Actionable information: Poor. Since SNP-based at-home tests are not comprehensive, meaning they don’t look at all of your DNA, most of the time you won’t get actionable information. The company will provide you with interpretation based on the SNP results. And you can send your results for further interpretation to third-party companies with poor track records. As Stopfer explains, published studies have shown that in about 40 percent of cases, these interpretations are rife with errors.

The bottom line: With certain types of at-home genetic testing, there’s a chance you’ll receive false information that will lead you to unnecessary, costly, and potentially harmful testing—or worse, you’ll gain a false sense of security that pancreatic or other cancers are not in your future.

Medical Genetic Testing

Cost: Minimal. If you’re testing because an immediate family member has pancreatic cancer and has been found to have a mutation in a cancer risk gene, your insurance will likely cover the cost for both the test and guideline-recommended screening that results from it. Even when insurance doesn’t kick in, the cost for basic medical genetic testing is under $300. The laboratories also provide generous support to defray the cost of testing for those with limited income.

Access: Good. The National Society of Genetic Counselors has a list of providers on their site who provide services both face-to-face and through cyberspace. True, you need an order by a medical professional to get medical grade genetic testing. But that actually works out in your favor. “You want those results in your medical record so your doctor can do the appropriate surveillance and catch the disease early,” says Hampel.

Accuracy: Good. With medical grade genetic testing, those with professional training in genetics can help determine the appropriate test. “These tests look at multiple genes at once, so a panel can include a varying number of genes,” says Stopfer. “In either case, the goal is to thoroughly examine an appropriate combination of genes, and which may be chosen is based on a person’s personal and family history of cancer.”

Privacy: Fair. Any health professionals (and insurers) who are managing your care can access your genetic testing information. Their ability to provide the highest quality care depends on having those results. However, a federal law prohibits employers and health insurance companies from discriminating against most individuals based on the results of genetic testing.

Actionable information: When you do medical genetic testing, specially trained genetic counselors interpret the results for you. There’s no wondering what your results mean or whether you need special screening. Instead, your doctor can assess your level of disease risk and offer you the latest and greatest screening protocols as appropriate. A bonus: “With the documentation of genetic risk, you meet national guidelines for coverage of appropriate follow-up screening tests, which should be covered by insurance,” says Stopfer.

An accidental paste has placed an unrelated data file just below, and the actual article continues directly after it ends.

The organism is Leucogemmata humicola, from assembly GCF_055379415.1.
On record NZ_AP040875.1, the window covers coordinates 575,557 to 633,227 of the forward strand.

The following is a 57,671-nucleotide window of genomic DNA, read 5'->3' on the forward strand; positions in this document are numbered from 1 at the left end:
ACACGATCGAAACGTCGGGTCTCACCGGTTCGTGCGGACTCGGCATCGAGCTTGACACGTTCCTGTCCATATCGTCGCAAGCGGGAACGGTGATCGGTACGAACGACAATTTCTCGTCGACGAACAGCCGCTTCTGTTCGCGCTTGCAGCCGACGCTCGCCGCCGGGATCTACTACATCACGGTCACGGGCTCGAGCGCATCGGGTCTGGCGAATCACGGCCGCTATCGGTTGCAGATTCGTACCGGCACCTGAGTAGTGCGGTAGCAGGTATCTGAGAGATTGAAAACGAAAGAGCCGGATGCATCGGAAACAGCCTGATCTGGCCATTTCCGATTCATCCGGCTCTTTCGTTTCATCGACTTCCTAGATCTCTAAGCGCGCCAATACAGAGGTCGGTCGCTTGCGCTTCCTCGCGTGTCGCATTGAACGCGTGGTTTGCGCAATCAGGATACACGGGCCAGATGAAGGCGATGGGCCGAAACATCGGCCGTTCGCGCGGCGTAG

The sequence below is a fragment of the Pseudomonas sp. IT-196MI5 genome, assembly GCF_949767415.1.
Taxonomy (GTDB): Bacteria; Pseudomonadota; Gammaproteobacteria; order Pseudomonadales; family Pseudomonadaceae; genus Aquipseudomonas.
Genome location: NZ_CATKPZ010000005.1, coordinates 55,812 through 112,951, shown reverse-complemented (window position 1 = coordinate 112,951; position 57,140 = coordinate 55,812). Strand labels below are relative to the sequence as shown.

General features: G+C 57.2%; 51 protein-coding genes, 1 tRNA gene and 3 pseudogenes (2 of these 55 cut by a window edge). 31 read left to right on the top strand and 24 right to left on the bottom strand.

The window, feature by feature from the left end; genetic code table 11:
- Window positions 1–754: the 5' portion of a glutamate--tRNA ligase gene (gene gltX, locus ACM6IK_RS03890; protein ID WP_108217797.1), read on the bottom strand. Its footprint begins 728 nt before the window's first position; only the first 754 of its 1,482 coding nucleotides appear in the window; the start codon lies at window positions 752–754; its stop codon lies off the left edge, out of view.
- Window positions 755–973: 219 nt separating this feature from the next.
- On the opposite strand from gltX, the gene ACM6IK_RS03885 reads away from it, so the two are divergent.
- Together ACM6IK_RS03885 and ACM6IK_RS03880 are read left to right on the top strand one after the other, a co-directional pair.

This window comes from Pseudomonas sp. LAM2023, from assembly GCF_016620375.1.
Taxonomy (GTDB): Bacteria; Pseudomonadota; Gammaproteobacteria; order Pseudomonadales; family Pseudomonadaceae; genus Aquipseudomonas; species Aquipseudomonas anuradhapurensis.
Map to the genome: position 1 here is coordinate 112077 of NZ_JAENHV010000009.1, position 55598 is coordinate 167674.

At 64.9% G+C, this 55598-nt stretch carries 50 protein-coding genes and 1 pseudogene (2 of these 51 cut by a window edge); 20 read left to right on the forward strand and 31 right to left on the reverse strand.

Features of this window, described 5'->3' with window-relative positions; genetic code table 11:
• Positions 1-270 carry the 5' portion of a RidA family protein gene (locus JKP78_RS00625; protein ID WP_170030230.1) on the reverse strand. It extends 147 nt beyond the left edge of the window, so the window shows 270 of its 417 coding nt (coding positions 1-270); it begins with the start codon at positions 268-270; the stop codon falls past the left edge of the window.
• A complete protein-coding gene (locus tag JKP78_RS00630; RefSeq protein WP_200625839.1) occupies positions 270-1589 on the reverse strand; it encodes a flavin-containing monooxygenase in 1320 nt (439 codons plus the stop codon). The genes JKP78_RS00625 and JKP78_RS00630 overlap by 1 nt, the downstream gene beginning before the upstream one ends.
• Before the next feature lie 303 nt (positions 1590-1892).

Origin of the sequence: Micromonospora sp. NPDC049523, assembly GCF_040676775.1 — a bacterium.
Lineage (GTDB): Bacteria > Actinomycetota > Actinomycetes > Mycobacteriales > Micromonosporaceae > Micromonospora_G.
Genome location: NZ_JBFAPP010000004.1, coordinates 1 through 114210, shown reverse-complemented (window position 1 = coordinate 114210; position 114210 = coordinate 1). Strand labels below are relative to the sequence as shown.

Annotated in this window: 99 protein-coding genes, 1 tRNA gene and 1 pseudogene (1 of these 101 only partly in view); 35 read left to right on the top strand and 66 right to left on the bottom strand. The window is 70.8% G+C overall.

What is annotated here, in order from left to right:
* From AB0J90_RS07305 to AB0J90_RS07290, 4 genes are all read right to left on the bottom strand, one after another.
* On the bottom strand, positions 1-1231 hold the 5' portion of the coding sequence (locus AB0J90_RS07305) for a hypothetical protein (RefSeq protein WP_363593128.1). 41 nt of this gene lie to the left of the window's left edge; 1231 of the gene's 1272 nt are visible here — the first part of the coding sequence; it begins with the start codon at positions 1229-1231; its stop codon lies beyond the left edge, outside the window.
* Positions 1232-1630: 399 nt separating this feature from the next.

The bottom line: Knowing your true genetic risk, which you can only get through medical grade genetic tests, may play an important role in which treatment protocol your oncologist selects. “We know, for example, that patients with a BRCA mutation respond well to PARP inhibitors,” says Hampel.

For family members whose genetic test results indicate they have an increased risk of pancreatic cancer, doctors may recommend annual imaging of the pancreas with magnetic resonance imaging, an endoscopic ultrasound where doctors thread a thin tube down your throat and into the bottom of your stomach to capture detailed ultrasound images of your pancreas, or a combination of both. “The hope is that we may one day be able to stop pancreatic cancer in its tracks,” says Hampel.

Trials for Genetic Testing

There are a number of efforts underway to promote genetic testing among the pancreatic cancer community and their family members. The GENERATE study (GENetic Education, Risk Assessment, and TEsting), for example, aims to enroll 1,000 participants to improve genetic testing and cancer prevention among family members of pancreatic cancer patients with inherited mutations. The study will also explore whether different approaches to genetic education increase the rate of genetic testing for these family members. Participants can work with genetic counselors to understand the testing process, and if tested, what the results mean.

At Columbia University, the Muzzi Mirza Pancreatic Cancer Prevention & Genetics Program focuses on genetic testing as part of an effort toward early detection of pancreatic cancer. Around 130 new patients visit the Columbia University center for genetic testing each year, and hundreds more are monitored through regular screenings and preventive treatment. The goal, of course, is to detect pancreatic cancer early so doctors can stop it from progressing.

There are also tumor registries, which collect information about families with more than one member who has been diagnosed with pancreatic cancer. Nearly 5,000 families have enrolled so far. Participation involves the completion of a health history questionnaire and, in some cases, a DNA sample. The data is entered into a computer program that creates a family tree, and helps researchers better understand how and why pancreatic cancer clusters in some families.

Have a deceased first-degree relative with pancreatic cancer? Many institutions have biorepositories with banked DNA from deceased patients. Families can perform medical genetic testing on that stored DNA to determine whether the patient’s pancreatic cancer was genetically linked. The sticker price for most of these tests: only $250.